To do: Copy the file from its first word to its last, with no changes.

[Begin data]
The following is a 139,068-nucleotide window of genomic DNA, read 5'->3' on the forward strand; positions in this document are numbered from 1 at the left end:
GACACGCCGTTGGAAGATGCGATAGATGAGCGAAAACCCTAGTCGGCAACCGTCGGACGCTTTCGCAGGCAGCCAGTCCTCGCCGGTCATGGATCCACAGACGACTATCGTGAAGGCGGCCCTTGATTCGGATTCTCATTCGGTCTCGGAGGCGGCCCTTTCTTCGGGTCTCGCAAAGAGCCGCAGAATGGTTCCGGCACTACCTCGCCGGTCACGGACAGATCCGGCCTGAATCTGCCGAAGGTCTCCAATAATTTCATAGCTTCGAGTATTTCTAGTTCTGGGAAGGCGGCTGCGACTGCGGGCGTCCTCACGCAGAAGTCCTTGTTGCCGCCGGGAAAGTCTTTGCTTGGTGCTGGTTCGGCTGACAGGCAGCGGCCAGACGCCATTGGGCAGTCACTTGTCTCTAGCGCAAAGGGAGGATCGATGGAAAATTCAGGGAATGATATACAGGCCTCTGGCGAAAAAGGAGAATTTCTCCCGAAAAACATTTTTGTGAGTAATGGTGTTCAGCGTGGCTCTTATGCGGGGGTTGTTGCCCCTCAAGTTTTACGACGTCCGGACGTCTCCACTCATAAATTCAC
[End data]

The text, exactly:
The following is a 139,068-nucleotide window of genomic DNA, read 5'->3' on the forward strand; positions in this document are numbered from 1 at the left end:
GACACGCCGTTGGAAGATGCGATAGATGAGCGAAAACCCTAGTCGGCAACCGTCGGACGCTTTCGCAGGCAGCCAGTCCTCGCCGGTCATGGATCCACAGACGACTATCGTGAAGGCGGCCCTTGATTCGGATTCTCATTCGGTCTCGGAGGCGGCCCTTTCTTCGGGTCTCGCAAAGAGCCGCAGAATGGTTCCGGCACTACCTCGCCGGTCACGGACAGATCCGGCCTGAATCTGCCGAAGGTCTCCAATAATTTCATAGCTTCGAGTATTTCTAGTTCTGGGAAGGCGGCTGCGACTGCGGGCGTCCTCACGCAGAAGTCCTTGTTGCCGCCGGGAAAGTCTTTGCTTGGTGCTGGTTCGGCTGACAGGCAGCGGCCAGACGCCATTGGGCAGTCACTTGTCTCTAGCGCAAAGGGAGGATCGATGGAAAATTCAGGGAATGATATACAGGCCTCTGGCGAAAAAGGAGAATTTCTCCCGAAAAACATTTTTGTGAGTAATGGTGTTCAGCGTGGCTCTTATGCGGGGGTTGTTGCCCCTCAAGTTTTACGACGTCCGGACGTCTCCACTCATAAATTCAC